The best thing Washington can do is ask communities four straightforward questions: What would you create with a gigabit network, how would you do it, who in the private sector would you partner with, and how would you ensure financial sustainability? Standard criteria and questions should be established so that communities gather the same baseline information, but still develop solutions that are best suited for their specific needs. Return the billions of dollars collected via phone bills that go into the Universal Service Fund, and direct the money into our communities and in a way that leads to the best results.
If we could put a man on the moon within 10 years given the limited technology and knowledge available in 1961, then surely we can bring truly transformative broadband to all corners of America. But we can’t do it running the USF for broadband the same way we ran the USF for telephone services. This applies to urban as well as rural communities.
No one person is going to be able to effect this change. Communities have to stand up for themselves and get a little dusty, a little sweaty. Those who’ve complained about a service provider incumbent or services that don’t meet a credible definition of broadband have to act where frustration now simmers.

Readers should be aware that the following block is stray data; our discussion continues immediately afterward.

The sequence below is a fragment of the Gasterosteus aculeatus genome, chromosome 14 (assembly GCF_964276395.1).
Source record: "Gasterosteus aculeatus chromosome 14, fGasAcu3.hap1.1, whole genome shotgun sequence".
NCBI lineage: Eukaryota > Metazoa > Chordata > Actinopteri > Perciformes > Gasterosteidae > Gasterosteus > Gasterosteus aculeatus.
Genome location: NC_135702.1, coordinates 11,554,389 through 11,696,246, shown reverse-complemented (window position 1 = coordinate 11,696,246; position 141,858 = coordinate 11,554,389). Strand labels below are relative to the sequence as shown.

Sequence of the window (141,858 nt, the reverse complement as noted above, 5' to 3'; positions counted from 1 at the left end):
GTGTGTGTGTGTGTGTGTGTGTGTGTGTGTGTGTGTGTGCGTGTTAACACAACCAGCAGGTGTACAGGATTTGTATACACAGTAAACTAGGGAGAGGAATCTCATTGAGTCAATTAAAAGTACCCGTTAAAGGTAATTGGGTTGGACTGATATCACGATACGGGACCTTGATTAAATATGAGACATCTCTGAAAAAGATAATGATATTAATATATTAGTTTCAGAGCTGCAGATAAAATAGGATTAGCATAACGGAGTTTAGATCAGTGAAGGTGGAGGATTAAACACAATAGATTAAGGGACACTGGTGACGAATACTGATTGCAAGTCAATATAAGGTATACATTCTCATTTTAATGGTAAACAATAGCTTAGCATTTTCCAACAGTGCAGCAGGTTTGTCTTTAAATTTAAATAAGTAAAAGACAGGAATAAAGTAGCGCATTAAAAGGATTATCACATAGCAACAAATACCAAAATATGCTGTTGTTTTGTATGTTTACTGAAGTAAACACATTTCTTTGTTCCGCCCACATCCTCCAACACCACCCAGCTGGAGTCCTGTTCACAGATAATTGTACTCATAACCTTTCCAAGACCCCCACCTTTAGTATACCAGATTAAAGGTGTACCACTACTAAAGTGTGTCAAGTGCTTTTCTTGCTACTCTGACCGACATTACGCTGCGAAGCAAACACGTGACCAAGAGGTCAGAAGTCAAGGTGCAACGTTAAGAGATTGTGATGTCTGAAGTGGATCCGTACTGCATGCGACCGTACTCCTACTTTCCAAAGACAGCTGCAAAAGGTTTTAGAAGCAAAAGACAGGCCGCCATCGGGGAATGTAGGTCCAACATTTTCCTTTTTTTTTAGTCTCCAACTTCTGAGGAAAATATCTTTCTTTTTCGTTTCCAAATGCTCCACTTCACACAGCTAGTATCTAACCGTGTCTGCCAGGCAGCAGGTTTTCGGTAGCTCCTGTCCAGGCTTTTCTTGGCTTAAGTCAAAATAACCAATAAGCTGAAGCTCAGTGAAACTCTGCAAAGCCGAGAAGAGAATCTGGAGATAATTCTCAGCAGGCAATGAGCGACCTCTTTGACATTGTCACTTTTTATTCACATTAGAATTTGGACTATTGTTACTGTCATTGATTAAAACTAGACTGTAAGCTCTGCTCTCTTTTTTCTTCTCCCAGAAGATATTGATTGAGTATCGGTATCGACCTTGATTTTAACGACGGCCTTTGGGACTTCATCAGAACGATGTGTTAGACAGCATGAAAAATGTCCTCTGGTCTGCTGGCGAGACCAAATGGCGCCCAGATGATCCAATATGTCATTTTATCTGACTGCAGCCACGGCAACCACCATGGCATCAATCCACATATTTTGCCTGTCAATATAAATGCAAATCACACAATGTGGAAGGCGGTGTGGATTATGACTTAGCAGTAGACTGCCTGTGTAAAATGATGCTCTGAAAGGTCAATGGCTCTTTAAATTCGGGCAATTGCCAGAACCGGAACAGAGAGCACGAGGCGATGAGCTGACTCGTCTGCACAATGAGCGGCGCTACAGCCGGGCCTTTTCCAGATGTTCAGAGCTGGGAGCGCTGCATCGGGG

Pick up the gauntlet and make broadband happen. If not you, who? If not now, when?
Craig Settles is an industry analyst, broadband strategy consultant and co-founder of Communities United for Broadband, which delivers on-site training to private- and public-sector organizations. Follow him on Twitter (@cjsettles) and his blog, Fighting the Next Good Fight.
Craig Settles consults with municipalities and co-ops about their broadband networks' business and marketing plans. His latest analysis report is Telehealth and Broadband: In Sickness and In Health, an assessment of why telehealth providers and community broadband builders should work together to drive broadband and telemedicine adoption.